Gulf leaders set meeting to review Yemen mediation

Reuters News
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Posted: Apr 10, 2011 12:49 PM

By Mohamed Sudam and Jason Benham

SANAA/RIYADH (Reuters) - Gulf Arab foreign ministers meet in Saudi Arabia on Sunday to see whether an offer to mediate in Yemen's political crisis can succeed after a war of words between President Ali Abdullah Saleh and Qatar.

Saleh initially accepted an offer by Saudi Arabia and other Gulf Arab states including Qatar, as part of the Gulf Cooperation Council (GCC), to hold talks with opposition parties after two months of protests against his 32-year-long rule.

But on Friday, Saleh -- long regarded by the West as a vital ally against al Qaeda militants -- reacted angrily to comments from Qatar's prime minister saying the mediation would lead to him standing down.

"We don't get our legitimacy from Qatar or from anyone else ... We reject this belligerent intervention," Saleh told tens of thousands of supporters in the capital. On Saturday Yemen said it would withdraw its ambassador from Doha.

Sunday's meeting in Riyadh was to evaluate the official response of Saleh and Yemen's opposition coalition to a Gulf mediation effort that Yemen has viewed positively because it is spearheaded by its Saudi ally.

A Gulf diplomat said Yemen wanted assurances that the GCC would only mediate and not dictate any outcomes. Yemen is not part of the six-member council, which groups Bahrain, Kuwait, Oman, Qatar, Saudi Arabia and the United Arab Emirates.

"If there is a meeting it will be under the auspices of the GCC secretariat under one condition that the GCC will not get involved in the final decision," he said. "The Yemenis won't agree to the talks in Saudi unless they get a promise from the GCC that they won't get involved."

Yemen's foreign minister said on Saturday Qatar had spoken out of line by saying the talks were about removing Saleh, who has talked of his desire for a "dignified exit."

The Qatari comments "gave the impression that the issue had already been resolved," Abubakr al-Qirbi was quoted as saying by Saba, Yemen's official news agency.

"He has announced personally that the Yemeni government is studying the Gulf initiative and has not declared any rejection of it," he said.

Qatar hosts the leading pan-Arab broadcaster Al Jazeera, whose Yemen correspondents have had their credentials revoked for what Sanaa calls bias. Saudi Arabia is a key financier of the Yemeni government as well as many Yemeni tribes on its border.

Concerned about any deals under the Gulf mediation plan that would delay Saleh's departure, tens of thousands of protesters marched in Sanaa on Sunday.

"No, no to compromise," chanted the crowd as they marched in the streets surrounding a weeks-long sit-in near Sanaa University.

SAUDI HELP SOUGHT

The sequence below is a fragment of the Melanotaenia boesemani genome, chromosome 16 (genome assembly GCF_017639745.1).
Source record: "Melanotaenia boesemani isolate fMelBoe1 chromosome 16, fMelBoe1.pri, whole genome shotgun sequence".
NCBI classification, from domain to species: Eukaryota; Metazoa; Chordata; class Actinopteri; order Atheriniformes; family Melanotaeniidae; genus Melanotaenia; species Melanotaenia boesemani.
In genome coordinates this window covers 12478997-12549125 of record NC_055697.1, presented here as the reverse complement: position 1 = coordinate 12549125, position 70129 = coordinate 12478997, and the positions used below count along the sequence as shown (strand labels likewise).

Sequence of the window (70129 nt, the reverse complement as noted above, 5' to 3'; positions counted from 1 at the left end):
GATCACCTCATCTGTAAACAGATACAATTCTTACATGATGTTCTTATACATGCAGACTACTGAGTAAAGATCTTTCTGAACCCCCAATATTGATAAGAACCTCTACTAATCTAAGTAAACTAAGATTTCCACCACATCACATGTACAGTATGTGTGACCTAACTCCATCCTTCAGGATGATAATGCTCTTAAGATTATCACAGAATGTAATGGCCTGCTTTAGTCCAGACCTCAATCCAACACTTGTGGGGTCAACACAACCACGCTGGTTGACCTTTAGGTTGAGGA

Saleh has sought Saudi mediation for some weeks, but analysts say that both Saudi Arabia and United States are now keen to arrange a quick exit for him.

Diplomats and opposition sources say he is maneuvering to ensure that he and his sons do not face the threat of prosecution, the fate of the deposed rulers of Tunisia and Egypt, and the Saudi mediation could give him that guarantee.

Saleh, a veteran political survivor, has warned of civil war and the break-up of Yemen if he is forced to leave power before organizing new parliamentary and presidential elections over the next year. He has seen a succession of generals, diplomats and tribal leaders announce their opposition to him but also has organized large public displays of support in recent weeks.

But the killing of more than 100 protesters by security forces has begun to convince countries of the region that Saleh is now an obstacle to stability in a country that overlooks a shipping lane where over 3 million barrels of oil pass daily.

Some 40 percent of Yemen's 23 million people live on less than $2 a day and one-third face chronic hunger. Exasperation with state repression and rampant corruption have poured fuel on the fire of the pro-democracy movement.

Even before the protests Saleh was struggling to quell a separatist rebellion in the south and a Shi'ite Muslim insurgency in the north -- violence that has given the Arabian Peninsula branch of al Qaeda more room to operate.

Violent clashes have continued almost daily over the past week, with at least 27 people killed, with security forces using live ammunition and tear gas to rout protesters.

In continued unrest, seven civilians were wounded when they were caught in the crossfire as army units fought Islamic militants who have taken control of several areas in the restive southern province of Abyan, a local official said.

(Additional reporting by Mohammed Mukhashaf in Aden and Amena Bakr in Dubai; writing by Andrew Hammond; editing by Jon Boyle)